But first, you have to install some stuff (if it isn't already installed):

on the command line on a Mac:

  • pip install mtspec

  • brew install gcc

for help, see

Here is an example of how it works:

Then you read in the data and analyze it:

In [12]:
from mtspec import mtspec
from mtspec.util import _load_mtdata"ggplot")

data = _load_mtdata('v22_174_series.dat.gz')

# Calculate the spectral estimation.
spec, freq, jackknife, _, _ = mtspec(
    data=data, delta=4930.0, time_bandwidth=3.5,
    number_of_tapers=5, nfft=312, statistics=True)

fig = plt.figure()
ax1 = fig.add_subplot(2, 1, 1)
# Plot in thousands of years.
ax1.plot(np.arange(len(data)) * 4.930, data, color='black')
ax1.set_xlim(0, 800)
ax1.set_ylim(-1.0, 1.0)
ax1.set_xlabel("Time [1000 years]")
ax1.set_ylabel("Change in $\delta^{18}O$")

ax2 = fig.add_subplot(2, 1, 2)
# Convert frequency to Ma.
freq *= 1E6
ax2.plot(freq, spec, color='black')
ax2.fill_between(freq, jackknife[:, 0], jackknife[:, 1],
                 color="red", alpha=0.3)
ax2.set_xlim(freq[0], freq[-1])
ax2.set_ylim(0.1E1, 1E5)
ax2.set_xlabel("Frequency [c Ma$^{-1}]$")
ax2.set_ylabel("PSD ($\delta^{18}O/ca^{-1}$)");

Cool, no?

Until now, we have been looking at only the last million years of the LR04 five million year series. That is because our approach to time series requires that the series be stable (not change through time). If we look at the whole series, you can see that that assumption is not true and the spectral character changes over time:

In [13]:
plt.plot(d18O['Age (ka)'],d18O['d18O'],'b-')
plt.xlabel('Age (ka)')
plt.ylabel('$\delta ^{18}$O')

Before about 2700 ka, the variation is small and since 1000 ka, the variation is much greater and dominated by the 100 kyr (eccentricity) cycle as we learned above.

So, how do we deal with changing spectral character? To handle this exact prblem, there is a different way of looking at time series that is quite popular now - wavelets. There is a nice reference that uses wavelets on the LR04 dataset (Mukhin et al., 2019, available at:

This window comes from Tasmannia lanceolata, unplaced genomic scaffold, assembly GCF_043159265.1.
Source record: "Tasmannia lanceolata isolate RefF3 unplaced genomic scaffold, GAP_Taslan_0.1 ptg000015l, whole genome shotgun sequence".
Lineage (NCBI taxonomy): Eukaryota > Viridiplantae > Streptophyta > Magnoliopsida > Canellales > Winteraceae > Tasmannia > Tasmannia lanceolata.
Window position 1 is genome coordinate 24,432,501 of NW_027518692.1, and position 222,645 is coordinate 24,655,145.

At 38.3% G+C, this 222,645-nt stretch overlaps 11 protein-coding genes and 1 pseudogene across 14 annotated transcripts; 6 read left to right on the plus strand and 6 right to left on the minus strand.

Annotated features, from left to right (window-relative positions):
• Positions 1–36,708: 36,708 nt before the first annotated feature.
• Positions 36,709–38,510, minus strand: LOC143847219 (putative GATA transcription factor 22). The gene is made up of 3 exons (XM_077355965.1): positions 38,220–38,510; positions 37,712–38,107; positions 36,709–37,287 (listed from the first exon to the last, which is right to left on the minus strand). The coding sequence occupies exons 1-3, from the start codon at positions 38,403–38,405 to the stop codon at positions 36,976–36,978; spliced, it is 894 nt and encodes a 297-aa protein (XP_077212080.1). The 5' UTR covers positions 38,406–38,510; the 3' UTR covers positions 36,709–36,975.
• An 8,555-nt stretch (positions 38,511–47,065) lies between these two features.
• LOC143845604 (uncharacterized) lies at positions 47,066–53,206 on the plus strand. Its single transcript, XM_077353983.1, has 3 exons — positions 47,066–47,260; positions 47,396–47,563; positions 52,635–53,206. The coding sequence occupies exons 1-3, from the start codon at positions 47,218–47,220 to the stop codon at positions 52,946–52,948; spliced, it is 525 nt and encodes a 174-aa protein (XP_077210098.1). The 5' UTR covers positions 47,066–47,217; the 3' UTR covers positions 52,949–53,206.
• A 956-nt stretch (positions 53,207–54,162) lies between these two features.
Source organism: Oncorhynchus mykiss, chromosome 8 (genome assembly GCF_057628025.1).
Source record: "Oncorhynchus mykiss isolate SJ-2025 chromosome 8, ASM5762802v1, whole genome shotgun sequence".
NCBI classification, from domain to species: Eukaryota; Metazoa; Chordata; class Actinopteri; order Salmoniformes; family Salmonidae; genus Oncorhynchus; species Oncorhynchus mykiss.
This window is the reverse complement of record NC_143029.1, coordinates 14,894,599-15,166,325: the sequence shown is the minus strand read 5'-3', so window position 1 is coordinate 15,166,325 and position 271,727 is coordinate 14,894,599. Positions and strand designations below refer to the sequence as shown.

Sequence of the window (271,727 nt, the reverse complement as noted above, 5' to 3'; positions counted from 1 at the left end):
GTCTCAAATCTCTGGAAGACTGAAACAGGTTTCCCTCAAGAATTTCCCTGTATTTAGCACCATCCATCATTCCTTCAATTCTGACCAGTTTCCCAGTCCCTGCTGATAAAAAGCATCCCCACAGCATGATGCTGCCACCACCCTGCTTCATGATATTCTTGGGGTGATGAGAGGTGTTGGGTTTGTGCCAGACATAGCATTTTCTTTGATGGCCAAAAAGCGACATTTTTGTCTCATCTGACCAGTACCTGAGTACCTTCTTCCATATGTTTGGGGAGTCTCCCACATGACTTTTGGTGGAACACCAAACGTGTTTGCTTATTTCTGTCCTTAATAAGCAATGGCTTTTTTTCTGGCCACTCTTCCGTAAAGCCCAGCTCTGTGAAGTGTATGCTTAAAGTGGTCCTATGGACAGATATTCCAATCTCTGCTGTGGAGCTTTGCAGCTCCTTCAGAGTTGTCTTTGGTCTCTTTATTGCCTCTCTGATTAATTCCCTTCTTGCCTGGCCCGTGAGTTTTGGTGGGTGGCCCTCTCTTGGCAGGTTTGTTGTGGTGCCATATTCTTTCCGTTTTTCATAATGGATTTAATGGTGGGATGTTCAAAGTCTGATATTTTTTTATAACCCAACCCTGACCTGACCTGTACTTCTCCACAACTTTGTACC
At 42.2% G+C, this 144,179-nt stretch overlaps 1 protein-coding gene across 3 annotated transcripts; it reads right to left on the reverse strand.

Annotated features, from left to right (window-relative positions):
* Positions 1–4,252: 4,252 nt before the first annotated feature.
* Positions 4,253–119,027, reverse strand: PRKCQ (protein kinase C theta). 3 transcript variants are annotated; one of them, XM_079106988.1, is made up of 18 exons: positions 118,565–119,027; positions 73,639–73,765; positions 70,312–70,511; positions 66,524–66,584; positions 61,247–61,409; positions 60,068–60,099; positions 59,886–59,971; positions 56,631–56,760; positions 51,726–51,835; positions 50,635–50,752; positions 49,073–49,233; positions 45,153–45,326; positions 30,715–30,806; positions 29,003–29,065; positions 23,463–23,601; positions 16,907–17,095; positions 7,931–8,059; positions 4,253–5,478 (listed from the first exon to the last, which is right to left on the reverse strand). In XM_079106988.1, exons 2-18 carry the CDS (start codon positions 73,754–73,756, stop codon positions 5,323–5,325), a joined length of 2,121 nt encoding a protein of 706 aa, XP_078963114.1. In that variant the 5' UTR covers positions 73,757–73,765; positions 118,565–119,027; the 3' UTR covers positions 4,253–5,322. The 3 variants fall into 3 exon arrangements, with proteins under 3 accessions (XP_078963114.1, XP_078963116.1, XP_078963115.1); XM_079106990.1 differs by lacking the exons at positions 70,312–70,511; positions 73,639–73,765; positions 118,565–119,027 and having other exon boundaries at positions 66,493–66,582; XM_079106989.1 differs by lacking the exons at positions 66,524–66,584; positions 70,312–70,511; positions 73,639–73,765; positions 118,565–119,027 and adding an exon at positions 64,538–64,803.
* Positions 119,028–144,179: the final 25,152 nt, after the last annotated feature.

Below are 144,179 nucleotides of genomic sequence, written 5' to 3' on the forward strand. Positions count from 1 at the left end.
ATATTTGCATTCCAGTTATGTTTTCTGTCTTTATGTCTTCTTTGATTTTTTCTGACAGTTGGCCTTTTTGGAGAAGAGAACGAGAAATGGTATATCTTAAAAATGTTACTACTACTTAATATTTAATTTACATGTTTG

But wavelets, while pretty, are a confusing and the theory is challenging (see this tutorial):

Nonetheless it is a powerful way of looking at time series that change through time (like LR04).

Here is what we have to do:

1) detrend the data to remove the linear trend in the data. We can do that with the scipy.signal.detrend( ) funtion. 2) apply the wavelet transform which is a window that moves through the time series. Here the devil is in the details and there are many windows possible (e.g., Morlet, Ricker - aka 'Mexican Hat', and so on). The Mukhin et al. analysis used the Morlet window and that seems to be the most common window. It is also the default in the Aaron O'Leary "Wavelets" Python module (described here: doi:10.21105/joss.01237). This package can be installed with the command: pip install git+
3) Plot the data. Here we are already equipped because we are familiar with matplotlib's contourf( ) function!

So here goes.

In [14]:
# iport the required packages
import scipy.signal as signal
from wavelets import WaveletAnalysis
In [17]:
# read in the data again:
# detrend the data

# delta t is the spacing of the data, which here are 1 kyr, so set dt to 1
dt = 1

# perform the data analysis with WaveletAnalysis

wa = WaveletAnalysis(d18O_detrend, dt=dt)

# wavelet power spectrum
power = wa.wavelet_power

# scales 
scales = wa.scales

# associated time vector
t = wa.time

# reconstruction of the original data
rx = wa.reconstruction()

# plot the data

fig, ax = plt.subplots(figsize=(10,5))
T, S = np.meshgrid(t, scales)
m=ax.contourf(T, S, power, 100,cmap='coolwarm')
# put on a color bar of intensities
plt.axhline(y=20.,color='green',label='Precession (23 kyr)') 

ax.set_ylabel ('Frequency (kyr)')
ax.set_xlabel ('Age (kyr)')
Text(0.5,0,'Age (kyr)')

So what do we see? I put on the 100 kyr (red), 40 kyr (orange) and 20 kyr (green) horizontal lines to show you the eccentricity, obliquity and precessional frequencies. Age is along the x axis. You can see immediately that there is a big fat band of red (high power) at about 100 kyr, but only for the last ~600 kyr. In that same interval, you can also see a strong 40 kyr and perhaps weaker 20 kyr signal. Before that time to about 1000 kyr, the 100 kyr signal is not really there, but the 40 and 20 kyr frequencies are strong. But prior to that until about 1250 kyr, there is an interval with strong 20 kyr but weak 40 kyr. in the earlier times (back to about 1600 kyr) the 40 kyr signal is stronger. So, clearly the climate changes a LOT throughout the Pleistocene and the causes are of course the subject of much debate.

In [ ]: